It might be the most popular travel loyalty program in the country, but it doesn’t necessarily mean that Aeroplan will always give you great value when you redeem a reward. There are many different factors that contribute to the value of an Aeroplan Mile, many of which can’t be quantified.
Let’s forget for a moment all the non-travel rewards such as hotel bookings, car rentals, and gift certificates that you can use your Aeroplan Miles to redeem. It’s generally thought that these rewards don’t provide very high value for your miles, so we’ll leave them out of the discussion.
As for travel rewards, the amount of miles required to redeem a flight depends on factors such as the flight class and region of the world you’re travelling to. The best we can hope to do is to come up with an average dollar value of an Aeroplan Mile to use as a benchmark when trying to determine whether or not a particular reward gives us good value. As a rule of thumb, if a particular reward provides a dollar per mile amount lower than the benchmark, it’s not a good reward to redeem.
Up until this point we’ve only looked at the numbers at play. What’s really important here, and what many people fail to take into account when judging the value of an Aeroplan Mile, is the stuff that can’t have numbers attached to them. Let’s take a look at a few of these:
Extent of Coverage
Certain loyalty programs allow you to redeem your miles for the entire flight charge, including taxes and additional fees, while other programs only allow you to redeem your miles for the price of the ticket, and make you pay for all the extras out-of-pocket. Unfortunately, the Aeroplan program is part of the latter group, so don’t expect to arrive at your dream destination without paying a thing. With that said, Aeroplan doesn’t set the rates for the taxes and fees, and they vary greatly by airline and destination country, so be sure to get the best deal.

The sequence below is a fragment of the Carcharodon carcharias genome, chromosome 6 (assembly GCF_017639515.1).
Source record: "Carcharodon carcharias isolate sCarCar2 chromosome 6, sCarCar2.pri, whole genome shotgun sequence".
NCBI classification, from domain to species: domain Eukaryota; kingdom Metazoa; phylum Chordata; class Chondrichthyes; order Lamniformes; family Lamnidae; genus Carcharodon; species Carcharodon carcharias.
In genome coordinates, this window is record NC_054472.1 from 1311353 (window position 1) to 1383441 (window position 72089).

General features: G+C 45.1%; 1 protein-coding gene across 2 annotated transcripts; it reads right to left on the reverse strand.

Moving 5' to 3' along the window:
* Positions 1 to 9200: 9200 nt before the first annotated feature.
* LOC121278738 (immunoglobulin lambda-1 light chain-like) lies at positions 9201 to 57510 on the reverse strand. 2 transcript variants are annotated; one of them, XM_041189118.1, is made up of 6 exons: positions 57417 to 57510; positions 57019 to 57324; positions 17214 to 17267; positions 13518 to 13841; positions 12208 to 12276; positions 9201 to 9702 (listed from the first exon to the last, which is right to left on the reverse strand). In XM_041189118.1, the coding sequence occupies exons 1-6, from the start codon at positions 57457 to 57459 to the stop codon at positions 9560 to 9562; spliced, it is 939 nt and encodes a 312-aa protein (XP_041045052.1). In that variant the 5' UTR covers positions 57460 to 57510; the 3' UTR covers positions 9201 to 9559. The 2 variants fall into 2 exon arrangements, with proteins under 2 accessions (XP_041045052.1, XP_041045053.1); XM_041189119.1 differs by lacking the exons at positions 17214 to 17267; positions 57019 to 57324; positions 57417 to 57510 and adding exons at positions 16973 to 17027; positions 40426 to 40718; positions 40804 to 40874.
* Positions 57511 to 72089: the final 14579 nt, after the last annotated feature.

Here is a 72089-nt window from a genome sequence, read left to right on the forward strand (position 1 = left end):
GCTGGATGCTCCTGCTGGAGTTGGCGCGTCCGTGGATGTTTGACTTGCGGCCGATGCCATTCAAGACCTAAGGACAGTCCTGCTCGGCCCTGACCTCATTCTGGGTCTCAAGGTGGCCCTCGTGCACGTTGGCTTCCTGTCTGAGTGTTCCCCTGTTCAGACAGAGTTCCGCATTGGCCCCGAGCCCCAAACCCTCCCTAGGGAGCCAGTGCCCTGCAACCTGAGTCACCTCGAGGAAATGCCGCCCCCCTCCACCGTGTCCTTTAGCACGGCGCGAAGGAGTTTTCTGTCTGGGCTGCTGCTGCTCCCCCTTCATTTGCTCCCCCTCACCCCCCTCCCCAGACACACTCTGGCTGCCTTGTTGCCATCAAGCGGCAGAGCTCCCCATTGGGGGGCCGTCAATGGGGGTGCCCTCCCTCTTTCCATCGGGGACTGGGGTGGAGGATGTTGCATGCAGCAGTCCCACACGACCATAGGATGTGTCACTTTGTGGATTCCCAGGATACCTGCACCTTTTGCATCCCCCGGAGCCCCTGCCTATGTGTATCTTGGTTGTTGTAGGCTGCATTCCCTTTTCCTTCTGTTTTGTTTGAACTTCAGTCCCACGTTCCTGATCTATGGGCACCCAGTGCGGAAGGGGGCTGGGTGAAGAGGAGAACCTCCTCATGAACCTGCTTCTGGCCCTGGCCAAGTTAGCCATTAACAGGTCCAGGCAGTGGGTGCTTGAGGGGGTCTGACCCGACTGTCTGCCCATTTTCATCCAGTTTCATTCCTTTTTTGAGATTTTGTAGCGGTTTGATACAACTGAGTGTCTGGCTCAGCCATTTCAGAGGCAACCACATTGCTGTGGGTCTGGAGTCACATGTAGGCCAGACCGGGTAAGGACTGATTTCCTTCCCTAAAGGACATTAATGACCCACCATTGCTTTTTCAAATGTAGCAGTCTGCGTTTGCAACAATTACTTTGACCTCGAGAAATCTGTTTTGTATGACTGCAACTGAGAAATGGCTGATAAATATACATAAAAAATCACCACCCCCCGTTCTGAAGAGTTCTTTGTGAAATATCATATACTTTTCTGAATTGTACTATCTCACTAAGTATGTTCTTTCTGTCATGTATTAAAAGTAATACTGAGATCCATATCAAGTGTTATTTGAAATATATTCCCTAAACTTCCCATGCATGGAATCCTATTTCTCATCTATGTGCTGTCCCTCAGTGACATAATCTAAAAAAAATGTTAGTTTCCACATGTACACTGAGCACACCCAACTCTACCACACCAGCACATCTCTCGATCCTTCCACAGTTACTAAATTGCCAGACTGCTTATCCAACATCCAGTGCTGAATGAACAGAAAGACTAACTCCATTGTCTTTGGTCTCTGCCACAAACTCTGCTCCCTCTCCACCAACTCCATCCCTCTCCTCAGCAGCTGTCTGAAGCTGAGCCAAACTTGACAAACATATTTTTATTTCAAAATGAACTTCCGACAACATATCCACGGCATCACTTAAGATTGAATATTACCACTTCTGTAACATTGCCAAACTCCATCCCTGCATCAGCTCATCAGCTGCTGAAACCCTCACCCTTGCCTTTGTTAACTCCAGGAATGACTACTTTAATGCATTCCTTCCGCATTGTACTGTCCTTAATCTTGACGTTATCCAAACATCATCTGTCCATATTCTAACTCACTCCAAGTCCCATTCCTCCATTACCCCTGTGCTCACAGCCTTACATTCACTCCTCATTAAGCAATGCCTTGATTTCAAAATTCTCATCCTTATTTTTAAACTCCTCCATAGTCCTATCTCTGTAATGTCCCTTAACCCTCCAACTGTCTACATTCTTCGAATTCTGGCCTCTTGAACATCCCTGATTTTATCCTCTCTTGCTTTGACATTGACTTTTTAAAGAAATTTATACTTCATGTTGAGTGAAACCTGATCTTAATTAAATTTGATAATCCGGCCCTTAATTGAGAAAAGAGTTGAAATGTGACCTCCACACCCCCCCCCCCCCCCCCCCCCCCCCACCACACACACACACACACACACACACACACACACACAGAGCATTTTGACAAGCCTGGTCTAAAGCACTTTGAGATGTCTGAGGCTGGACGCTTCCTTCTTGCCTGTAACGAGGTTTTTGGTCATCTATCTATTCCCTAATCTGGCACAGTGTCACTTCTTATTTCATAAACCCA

Some programs make your hard-earned points redeemable only through a particular travel agency or with a particular airline, which can really limit your choices if that one airline you’re stuck with doesn’t operate flights to the destination you want. The more flexibility you have to book a flight the way you want, the more valuable your miles are. The Aeroplan program was created by Air Canada in 1984 but has since grown its list of airline partners to include the entire Star Alliance, which has over 25 members, giving Aeroplan Mile collectors lots of freedom when booking a flight.
Being able to convert points from one rewards program to another is extremely valuable as it greatly increases your “revenue stream” for that one program. The Aeroplan program has plenty of partner programs whose points can be converted to Aeroplan Miles, many of them on a 1:1 basis. The most notable partners include American Express’s Membership Rewards program and Starwood Preferred Guest’s Starpoints program.
Aeroplan has a 12-month mileage expiry policy that has been in place since 1997. Basically, if your account isn’t active for 12 consecutive months, then your miles will expire. It isn’t hard at all to keep your account active; here are just a few ways you can do that:
- Pay with your Aeroplan credit card when making purchases
- Fill up gas at Esso gas stations
- Buy your hardware at Home Hardware
Aeroplan Credit Cards
Although there isn’t one best travel credit card, there are some that are objectively better than others. When it comes to collecting Aeroplan Miles, there are two that stand out for us among the rest:
For those who can afford it, an annual fee of $499 will get you a very powerful Aeroplan credit card, complete with an equally robust set of perks:
- Infographic: The 5 Best Cities to Travel to Using Your Aeroplan Miles
- The Best Ways to Use Your Aeroplan Credit Card
- Review: TD Aeroplan Visa Infinite Credit Card